Most notably, Chinese equipment provider Huawei continues to undercut its European peers by driving costs and prices as low as possible. And while Nokia has been able to increase IFRS gross and op margins up by 190 bps and 150 bps between 2014 and 2015, respectively, nearly 40% of the company's continuing ops employees in 2015 were still based in Europe - 12% in the company's home country, Finland.

Therefore, the same challenges that Ericsson has been presented with by low-cost providers will probably also impact Nokia's competitiveness in the future.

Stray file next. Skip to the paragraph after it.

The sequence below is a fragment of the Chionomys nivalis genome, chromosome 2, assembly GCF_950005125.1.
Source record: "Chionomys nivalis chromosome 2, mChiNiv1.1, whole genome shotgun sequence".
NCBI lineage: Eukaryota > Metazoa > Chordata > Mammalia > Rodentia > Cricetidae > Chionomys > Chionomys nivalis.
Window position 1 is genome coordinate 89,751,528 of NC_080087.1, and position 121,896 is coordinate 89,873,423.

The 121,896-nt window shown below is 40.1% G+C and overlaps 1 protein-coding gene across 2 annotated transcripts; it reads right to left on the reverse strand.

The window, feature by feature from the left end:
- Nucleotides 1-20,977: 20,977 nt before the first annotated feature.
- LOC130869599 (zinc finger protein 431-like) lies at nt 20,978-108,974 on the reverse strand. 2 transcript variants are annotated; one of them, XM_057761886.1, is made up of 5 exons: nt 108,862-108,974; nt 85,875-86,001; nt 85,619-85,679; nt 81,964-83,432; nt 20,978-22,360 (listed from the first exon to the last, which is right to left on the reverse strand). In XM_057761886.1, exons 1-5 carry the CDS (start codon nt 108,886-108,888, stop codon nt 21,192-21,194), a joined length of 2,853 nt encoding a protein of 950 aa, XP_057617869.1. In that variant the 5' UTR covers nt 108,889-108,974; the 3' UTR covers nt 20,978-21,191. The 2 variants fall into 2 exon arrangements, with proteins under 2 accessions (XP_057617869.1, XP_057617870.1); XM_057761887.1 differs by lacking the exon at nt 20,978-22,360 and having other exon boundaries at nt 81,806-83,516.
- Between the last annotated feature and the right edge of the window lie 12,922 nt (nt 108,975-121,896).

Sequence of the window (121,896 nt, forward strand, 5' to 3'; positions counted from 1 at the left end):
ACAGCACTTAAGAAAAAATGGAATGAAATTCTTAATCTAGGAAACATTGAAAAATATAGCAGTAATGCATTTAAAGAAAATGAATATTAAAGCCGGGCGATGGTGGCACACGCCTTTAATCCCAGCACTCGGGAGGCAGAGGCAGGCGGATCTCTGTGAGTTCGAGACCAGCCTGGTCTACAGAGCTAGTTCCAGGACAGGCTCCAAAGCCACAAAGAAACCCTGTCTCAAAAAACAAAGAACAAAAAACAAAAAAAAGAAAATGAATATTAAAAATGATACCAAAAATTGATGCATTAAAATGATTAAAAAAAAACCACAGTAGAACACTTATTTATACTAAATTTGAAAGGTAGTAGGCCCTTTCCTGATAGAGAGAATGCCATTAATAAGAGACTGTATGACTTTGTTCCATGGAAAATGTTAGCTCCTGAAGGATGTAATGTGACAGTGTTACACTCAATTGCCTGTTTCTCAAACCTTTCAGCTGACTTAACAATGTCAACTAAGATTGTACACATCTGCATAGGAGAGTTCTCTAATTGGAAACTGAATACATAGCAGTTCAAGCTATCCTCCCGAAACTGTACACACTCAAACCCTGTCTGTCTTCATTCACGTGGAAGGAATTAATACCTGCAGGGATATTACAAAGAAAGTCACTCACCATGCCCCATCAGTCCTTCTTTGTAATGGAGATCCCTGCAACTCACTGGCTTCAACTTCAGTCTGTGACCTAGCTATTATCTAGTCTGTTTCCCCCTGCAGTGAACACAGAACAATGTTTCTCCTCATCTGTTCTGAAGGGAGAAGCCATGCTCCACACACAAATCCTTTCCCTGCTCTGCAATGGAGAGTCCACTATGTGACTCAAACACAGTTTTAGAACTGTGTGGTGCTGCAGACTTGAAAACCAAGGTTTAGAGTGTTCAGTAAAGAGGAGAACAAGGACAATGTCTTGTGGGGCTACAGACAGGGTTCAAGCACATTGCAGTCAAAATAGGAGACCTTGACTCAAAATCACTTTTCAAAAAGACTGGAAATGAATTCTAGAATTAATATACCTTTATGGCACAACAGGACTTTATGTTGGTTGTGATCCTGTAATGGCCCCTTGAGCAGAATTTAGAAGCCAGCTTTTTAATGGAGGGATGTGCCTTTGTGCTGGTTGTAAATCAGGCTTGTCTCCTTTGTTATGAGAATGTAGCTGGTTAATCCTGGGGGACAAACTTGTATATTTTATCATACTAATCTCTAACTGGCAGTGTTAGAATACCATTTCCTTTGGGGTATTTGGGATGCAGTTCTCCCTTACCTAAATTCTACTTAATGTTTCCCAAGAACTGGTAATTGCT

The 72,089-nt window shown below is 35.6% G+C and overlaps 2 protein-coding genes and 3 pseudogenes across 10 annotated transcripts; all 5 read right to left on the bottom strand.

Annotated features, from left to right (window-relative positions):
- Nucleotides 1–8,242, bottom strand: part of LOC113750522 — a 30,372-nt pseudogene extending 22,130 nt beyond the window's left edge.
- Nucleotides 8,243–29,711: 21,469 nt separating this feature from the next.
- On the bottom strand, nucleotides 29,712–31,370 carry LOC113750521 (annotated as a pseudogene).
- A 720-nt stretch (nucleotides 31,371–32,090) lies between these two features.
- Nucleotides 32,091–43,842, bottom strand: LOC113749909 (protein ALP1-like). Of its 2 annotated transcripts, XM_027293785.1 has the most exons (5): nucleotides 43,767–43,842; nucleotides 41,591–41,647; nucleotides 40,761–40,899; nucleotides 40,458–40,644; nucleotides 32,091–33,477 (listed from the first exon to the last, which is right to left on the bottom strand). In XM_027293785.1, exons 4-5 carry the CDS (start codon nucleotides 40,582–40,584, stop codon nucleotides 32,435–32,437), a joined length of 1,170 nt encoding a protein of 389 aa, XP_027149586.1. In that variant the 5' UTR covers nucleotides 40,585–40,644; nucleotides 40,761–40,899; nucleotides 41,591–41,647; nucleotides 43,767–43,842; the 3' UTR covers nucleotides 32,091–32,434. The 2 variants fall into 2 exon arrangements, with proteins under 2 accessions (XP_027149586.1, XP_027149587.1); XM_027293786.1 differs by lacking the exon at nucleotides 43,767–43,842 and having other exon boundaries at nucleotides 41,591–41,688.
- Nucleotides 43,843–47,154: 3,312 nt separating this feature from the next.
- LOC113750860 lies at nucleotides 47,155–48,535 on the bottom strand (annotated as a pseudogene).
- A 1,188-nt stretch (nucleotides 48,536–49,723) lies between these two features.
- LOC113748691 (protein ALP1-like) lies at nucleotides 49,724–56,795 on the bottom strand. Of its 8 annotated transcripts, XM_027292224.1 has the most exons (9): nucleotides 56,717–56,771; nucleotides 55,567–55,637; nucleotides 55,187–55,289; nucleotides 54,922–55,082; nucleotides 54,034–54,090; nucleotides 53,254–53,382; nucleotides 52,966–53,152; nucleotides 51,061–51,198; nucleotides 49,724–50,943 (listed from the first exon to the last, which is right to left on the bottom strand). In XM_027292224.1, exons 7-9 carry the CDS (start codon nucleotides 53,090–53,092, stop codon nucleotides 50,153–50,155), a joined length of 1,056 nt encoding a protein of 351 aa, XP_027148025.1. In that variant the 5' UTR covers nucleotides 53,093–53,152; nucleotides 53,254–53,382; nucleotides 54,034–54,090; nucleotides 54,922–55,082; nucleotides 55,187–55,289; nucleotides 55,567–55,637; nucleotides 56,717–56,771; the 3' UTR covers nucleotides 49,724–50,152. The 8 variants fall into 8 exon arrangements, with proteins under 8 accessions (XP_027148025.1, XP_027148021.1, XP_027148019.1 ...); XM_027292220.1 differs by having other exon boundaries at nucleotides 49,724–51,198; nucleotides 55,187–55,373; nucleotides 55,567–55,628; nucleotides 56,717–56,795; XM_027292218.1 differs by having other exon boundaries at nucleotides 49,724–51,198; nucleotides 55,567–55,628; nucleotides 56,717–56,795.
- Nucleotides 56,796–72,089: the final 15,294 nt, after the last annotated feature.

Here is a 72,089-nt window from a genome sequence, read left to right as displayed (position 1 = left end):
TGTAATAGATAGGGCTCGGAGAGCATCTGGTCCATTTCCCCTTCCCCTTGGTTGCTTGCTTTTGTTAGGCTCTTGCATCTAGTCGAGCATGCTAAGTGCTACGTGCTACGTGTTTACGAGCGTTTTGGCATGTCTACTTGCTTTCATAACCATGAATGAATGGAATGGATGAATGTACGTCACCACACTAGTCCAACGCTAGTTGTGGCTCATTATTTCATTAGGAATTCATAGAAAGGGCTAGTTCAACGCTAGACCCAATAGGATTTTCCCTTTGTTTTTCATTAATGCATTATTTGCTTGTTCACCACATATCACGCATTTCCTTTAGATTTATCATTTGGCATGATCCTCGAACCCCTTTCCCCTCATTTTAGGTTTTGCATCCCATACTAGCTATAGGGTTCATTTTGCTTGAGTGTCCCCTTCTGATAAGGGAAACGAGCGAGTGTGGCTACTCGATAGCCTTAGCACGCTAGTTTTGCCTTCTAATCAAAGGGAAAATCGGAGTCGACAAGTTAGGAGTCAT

- Over-exposure to telcos: servicing large telecom providers is a tricky business. During major infrastructure upgrades, as we have seen in 2013-2015 as mobile technology transitioned from 3G to 4G LTE, equipment suppliers tend to fare better. However, most of the global service providers have largely completed their 4G upgrades (with the material exception of China Mobile (NYSE:CHL) and other large players in the Far East), and have now retreated into capex-savings mode. AT&T (NYSE:T), for example, continues to see its spending in capital projects in 2016 converge to the lower end of management's guidance from earlier in the year. And CEO Randall Stephenson stated during AT&T's most recent earnings call that the company's "network transformation is pivoting to software-defined networking or SDN" and that he expects to see 30% of the company's network functions virtualized by 2020 (up from 5% as of the end of 2015). What this means is that "virtualized functions that previously required dedicated solutions, dedicated hardware, dedicated software and dedicated teams" will not depend as much on the traditional equipment and services that supported the infrastructure in the past.